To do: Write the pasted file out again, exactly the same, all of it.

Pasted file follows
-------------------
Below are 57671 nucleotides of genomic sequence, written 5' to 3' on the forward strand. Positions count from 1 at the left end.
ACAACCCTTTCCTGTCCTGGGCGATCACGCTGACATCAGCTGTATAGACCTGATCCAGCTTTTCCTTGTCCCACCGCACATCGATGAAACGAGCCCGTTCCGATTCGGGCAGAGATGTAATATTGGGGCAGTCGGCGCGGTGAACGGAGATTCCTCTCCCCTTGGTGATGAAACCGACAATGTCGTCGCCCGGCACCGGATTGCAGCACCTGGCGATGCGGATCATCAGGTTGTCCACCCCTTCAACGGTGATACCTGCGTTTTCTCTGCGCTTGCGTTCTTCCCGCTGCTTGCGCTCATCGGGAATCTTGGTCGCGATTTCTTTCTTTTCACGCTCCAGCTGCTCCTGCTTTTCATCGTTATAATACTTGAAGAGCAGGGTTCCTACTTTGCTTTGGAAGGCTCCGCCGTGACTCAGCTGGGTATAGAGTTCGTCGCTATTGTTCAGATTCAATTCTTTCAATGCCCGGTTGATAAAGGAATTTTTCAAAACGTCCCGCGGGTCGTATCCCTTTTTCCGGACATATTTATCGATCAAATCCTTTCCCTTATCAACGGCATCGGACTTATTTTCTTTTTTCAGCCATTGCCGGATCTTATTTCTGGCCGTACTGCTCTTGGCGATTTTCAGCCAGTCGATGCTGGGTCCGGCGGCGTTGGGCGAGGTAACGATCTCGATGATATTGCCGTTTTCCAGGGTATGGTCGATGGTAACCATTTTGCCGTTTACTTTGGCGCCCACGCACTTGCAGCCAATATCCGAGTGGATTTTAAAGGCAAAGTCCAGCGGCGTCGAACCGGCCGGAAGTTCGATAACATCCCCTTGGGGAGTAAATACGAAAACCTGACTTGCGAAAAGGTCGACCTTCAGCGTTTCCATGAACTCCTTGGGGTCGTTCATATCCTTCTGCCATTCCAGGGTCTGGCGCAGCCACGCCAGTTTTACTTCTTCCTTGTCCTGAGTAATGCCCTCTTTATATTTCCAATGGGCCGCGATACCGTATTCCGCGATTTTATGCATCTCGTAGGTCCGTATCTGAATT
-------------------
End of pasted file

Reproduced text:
Below are 57671 nucleotides of genomic sequence, written 5' to 3' on the forward strand. Positions count from 1 at the left end.
ACAACCCTTTCCTGTCCTGGGCGATCACGCTGACATCAGCTGTATAGACCTGATCCAGCTTTTCCTTGTCCCACCGCACATCGATGAAACGAGCCCGTTCCGATTCGGGCAGAGATGTAATATTGGGGCAGTCGGCGCGGTGAACGGAGATTCCTCTCCCCTTGGTGATGAAACCGACAATGTCGTCGCCCGGCACCGGATTGCAGCACCTGGCGATGCGGATCATCAGGTTGTCCACCCCTTCAACGGTGATACCTGCGTTTTCTCTGCGCTTGCGTTCTTCCCGCTGCTTGCGCTCATCGGGAATCTTGGTCGCGATTTCTTTCTTTTCACGCTCCAGCTGCTCCTGCTTTTCATCGTTATAATACTTGAAGAGCAGGGTTCCTACTTTGCTTTGGAAGGCTCCGCCGTGACTCAGCTGGGTATAGAGTTCGTCGCTATTGTTCAGATTCAATTCTTTCAATGCCCGGTTGATAAAGGAATTTTTCAAAACGTCCCGCGGGTCGTATCCCTTTTTCCGGACATATTTATCGATCAAATCCTTTCCCTTATCAACGGCATCGGACTTATTTTCTTTTTTCAGCCATTGCCGGATCTTATTTCTGGCCGTACTGCTCTTGGCGATTTTCAGCCAGTCGATGCTGGGTCCGGCGGCGTTGGGCGAGGTAACGATCTCGATGATATTGCCGTTTTCCAGGGTATGGTCGATGGTAACCATTTTGCCGTTTACTTTGGCGCCCACGCACTTGCAGCCAATATCCGAGTGGATTTTAAAGGCAAAGTCCAGCGGCGTCGAACCGGCCGGAAGTTCGATAACATCCCCTTGGGGAGTAAATACGAAAACCTGACTTGCGAAAAGGTCGACCTTCAGCGTTTCCATGAACTCCTTGGGGTCGTTCATATCCTTCTGCCATTCCAGGGTCTGGCGCAGCCACGCCAGTTTTACTTCTTCCTTGTCCTGAGTAATGCCCTCTTTATATTTCCAATGGGCCGCGATACCGTATTCCGCGATTTTATGCATCTCGTAGGTCCGTATCTGAATT